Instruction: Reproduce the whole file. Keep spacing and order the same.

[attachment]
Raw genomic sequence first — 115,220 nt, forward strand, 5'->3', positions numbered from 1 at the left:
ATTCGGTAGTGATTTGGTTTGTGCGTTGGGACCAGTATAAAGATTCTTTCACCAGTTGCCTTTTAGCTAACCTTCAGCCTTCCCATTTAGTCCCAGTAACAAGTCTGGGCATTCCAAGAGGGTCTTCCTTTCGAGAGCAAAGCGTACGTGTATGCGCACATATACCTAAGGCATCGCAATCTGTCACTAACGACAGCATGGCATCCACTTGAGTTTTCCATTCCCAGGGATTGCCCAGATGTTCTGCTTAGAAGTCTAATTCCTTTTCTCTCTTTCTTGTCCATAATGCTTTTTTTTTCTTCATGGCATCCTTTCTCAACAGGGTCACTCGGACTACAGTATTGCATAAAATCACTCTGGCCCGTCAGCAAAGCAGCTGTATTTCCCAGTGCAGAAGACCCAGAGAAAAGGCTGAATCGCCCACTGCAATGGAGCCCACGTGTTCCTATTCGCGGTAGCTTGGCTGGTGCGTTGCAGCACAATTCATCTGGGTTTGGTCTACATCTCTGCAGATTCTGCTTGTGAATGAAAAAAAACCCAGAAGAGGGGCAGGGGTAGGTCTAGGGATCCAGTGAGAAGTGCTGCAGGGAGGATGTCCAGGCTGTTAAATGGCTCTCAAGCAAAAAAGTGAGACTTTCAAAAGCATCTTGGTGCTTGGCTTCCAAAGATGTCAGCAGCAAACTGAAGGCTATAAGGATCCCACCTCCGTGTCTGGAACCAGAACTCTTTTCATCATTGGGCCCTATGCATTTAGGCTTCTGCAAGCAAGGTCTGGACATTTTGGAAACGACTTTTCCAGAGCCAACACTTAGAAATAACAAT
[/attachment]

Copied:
Raw genomic sequence first — 115,220 nt, forward strand, 5'->3', positions numbered from 1 at the left:
ATTCGGTAGTGATTTGGTTTGTGCGTTGGGACCAGTATAAAGATTCTTTCACCAGTTGCCTTTTAGCTAACCTTCAGCCTTCCCATTTAGTCCCAGTAACAAGTCTGGGCATTCCAAGAGGGTCTTCCTTTCGAGAGCAAAGCGTACGTGTATGCGCACATATACCTAAGGCATCGCAATCTGTCACTAACGACAGCATGGCATCCACTTGAGTTTTCCATTCCCAGGGATTGCCCAGATGTTCTGCTTAGAAGTCTAATTCCTTTTCTCTCTTTCTTGTCCATAATGCTTTTTTTTTCTTCATGGCATCCTTTCTCAACAGGGTCACTCGGACTACAGTATTGCATAAAATCACTCTGGCCCGTCAGCAAAGCAGCTGTATTTCCCAGTGCAGAAGACCCAGAGAAAAGGCTGAATCGCCCACTGCAATGGAGCCCACGTGTTCCTATTCGCGGTAGCTTGGCTGGTGCGTTGCAGCACAATTCATCTGGGTTTGGTCTACATCTCTGCAGATTCTGCTTGTGAATGAAAAAAAACCCAGAAGAGGGGCAGGGGTAGGTCTAGGGATCCAGTGAGAAGTGCTGCAGGGAGGATGTCCAGGCTGTTAAATGGCTCTCAAGCAAAAAAGTGAGACTTTCAAAAGCATCTTGGTGCTTGGCTTCCAAAGATGTCAGCAGCAAACTGAAGGCTATAAGGATCCCACCTCCGTGTCTGGAACCAGAACTCTTTTCATCATTGGGCCCTATGCATTTAGGCTTCTGCAAGCAAGGTCTGGACATTTTGGAAACGACTTTTCCAGAGCCAACACTTAGAAATAACAAT